Growing up I did not have full use of my legs. I was born with Ehlers Danlos Syndrome, a rare connective tissue disorder affecting the development of my lower extremities. As a result, I could not fully straighten my legs or point my toes, and my right leg was noticeably smaller. Due to the lack of structural integrity, my kneecaps would fully dislocate with simple leg movements and become locked out of position. The pain was blinding, and dislocations often sent me crashing to the floor. A four-part corrective surgery for my condition existed, but It would take four separate operations over a three-year period plus months of physical therapy, and the risks were considerable. The procedure involved cutting across growth plates and transplanting cadaver tendons, which elevated the chances of severe infection and permanent paralysis. I found myself at a crossroads, but I knew this was my best chance at a "normal" life. With the unwavering support of my family, I agreed to the surgeries. Thankfully, all four operations were successful. I was lucky. My disability had a cure. Many at the children's hospital were not as fortunate. Their determination against unbeatable odds inspired me to help those without a medical answer to their disability. But how? I was confined to a wheelchair and could barely take care of myself. After much thought, I turned to my love of animals and joined The Seeing Eye as a guide dog raiser. The Seeing Eye is a philanthropic organization that breeds and trains guide dogs for the blind. Dog raisers foster a puppy for 18 months, teaching behavior patterns and commands specific to guide dogs. In addition, we familiarize the pups with everyday errands such as grocery shopping and riding public transportation. We also visit a wide variety of churches, synagogues, schools, and community centers throughout the state sharing knowledge about our program while promoting blind awareness. Once proficient, the dogs are called back for final training and are matched with a blind companion. Although it was gut-wrenching to say goodbye, knowing the impact my dogs will provide makes the heartache worth it. Looking back, I can still see that eight-year-old cheerleader with bulky knee braces, the sophomore in a wheelchair that is too embarrassing for “friends” to socialize with, and the humiliated teen that would unexpectedly collapse on the way to class. And I'm grateful for all of it! It made me a stronger person and has put me on a path to law school. I have decided to become a disability attorney and spend my career serving the most vulnerable among us. I also hope to further disability legislation regarding building, as well as, employment opportunities, government programs, and mass transit accommodations. Although ADA laws have progressed over the past two decades, I believe there is much more work to be done. I am applying for this scholarship to alleviate as much financial burden as possible. During my second surgery, our insurance carrier, Members Health Plan NJ, had its license revoked and declared bankruptcy. The news came without warning, leaving my parents with a stack of medical bills. Soon after, Covid-19 hit, decimating the family business. But the hardest blow was my father’s cancer diagnosis. In December of 2022, they removed a large tumor known as a liposarcoma, along with much of his left quadricep muscle. The University of Alabama is an amazing institution with an amazingly high price tag. However, through my years at The seeing I, I’ve learned that in hard times it is ok to ask for help.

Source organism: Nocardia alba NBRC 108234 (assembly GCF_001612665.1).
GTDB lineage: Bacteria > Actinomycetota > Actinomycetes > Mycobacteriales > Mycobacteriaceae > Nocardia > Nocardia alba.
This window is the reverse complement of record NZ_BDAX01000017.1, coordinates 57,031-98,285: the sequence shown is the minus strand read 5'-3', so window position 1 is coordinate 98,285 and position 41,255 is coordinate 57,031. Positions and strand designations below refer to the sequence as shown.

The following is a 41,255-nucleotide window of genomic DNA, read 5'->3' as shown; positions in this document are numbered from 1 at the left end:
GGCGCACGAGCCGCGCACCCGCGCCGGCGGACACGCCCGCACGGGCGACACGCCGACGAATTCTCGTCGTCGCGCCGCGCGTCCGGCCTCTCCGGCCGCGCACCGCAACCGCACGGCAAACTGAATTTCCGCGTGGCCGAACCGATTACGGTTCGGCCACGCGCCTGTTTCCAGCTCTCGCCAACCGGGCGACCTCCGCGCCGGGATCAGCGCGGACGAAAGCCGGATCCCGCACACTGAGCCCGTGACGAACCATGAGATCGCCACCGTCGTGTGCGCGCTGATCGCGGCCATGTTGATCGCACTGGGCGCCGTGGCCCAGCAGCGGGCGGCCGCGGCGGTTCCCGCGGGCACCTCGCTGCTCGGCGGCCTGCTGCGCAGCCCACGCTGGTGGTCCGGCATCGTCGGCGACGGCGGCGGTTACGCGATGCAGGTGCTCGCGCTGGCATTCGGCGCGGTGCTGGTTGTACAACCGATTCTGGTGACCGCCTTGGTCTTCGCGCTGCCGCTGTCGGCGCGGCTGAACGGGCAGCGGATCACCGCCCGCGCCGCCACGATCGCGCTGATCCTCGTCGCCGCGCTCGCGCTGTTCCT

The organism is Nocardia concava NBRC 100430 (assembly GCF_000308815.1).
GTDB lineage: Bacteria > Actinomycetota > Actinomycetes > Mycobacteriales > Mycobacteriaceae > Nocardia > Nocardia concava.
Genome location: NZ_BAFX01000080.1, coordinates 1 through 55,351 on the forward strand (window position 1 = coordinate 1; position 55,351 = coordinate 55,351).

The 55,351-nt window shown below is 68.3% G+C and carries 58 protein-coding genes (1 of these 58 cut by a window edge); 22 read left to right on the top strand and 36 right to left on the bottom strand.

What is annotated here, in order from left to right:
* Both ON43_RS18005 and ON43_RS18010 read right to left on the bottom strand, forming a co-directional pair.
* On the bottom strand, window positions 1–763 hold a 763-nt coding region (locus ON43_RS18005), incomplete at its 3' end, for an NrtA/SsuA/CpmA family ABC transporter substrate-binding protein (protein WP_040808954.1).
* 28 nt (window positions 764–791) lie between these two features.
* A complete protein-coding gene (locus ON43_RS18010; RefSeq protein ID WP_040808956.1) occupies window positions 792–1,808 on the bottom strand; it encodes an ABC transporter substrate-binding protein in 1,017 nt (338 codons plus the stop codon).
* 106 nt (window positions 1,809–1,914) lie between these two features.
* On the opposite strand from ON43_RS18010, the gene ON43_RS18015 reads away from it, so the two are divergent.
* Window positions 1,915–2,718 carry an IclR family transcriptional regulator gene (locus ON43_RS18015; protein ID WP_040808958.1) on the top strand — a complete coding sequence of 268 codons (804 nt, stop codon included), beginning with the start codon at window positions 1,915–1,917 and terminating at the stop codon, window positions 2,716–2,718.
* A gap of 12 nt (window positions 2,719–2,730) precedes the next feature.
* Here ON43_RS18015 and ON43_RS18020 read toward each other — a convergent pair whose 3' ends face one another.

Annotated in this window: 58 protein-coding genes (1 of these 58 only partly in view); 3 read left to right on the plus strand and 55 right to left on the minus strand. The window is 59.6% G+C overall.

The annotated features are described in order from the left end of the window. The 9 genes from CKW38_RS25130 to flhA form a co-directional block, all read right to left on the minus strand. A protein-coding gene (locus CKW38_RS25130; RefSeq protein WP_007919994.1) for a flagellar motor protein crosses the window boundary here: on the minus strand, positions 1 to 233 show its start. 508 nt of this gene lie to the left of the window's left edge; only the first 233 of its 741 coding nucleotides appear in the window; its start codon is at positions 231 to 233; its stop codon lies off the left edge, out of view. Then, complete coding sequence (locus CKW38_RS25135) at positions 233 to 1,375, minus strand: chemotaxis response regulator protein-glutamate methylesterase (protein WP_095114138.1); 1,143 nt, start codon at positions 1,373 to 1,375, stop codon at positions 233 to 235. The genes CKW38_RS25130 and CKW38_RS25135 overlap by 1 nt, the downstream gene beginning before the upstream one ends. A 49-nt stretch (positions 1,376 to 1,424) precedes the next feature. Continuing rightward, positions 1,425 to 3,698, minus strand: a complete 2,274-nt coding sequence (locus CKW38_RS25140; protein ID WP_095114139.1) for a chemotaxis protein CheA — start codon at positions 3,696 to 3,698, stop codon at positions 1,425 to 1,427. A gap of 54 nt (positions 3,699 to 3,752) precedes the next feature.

Jaxon Hunter Memorial Scholarship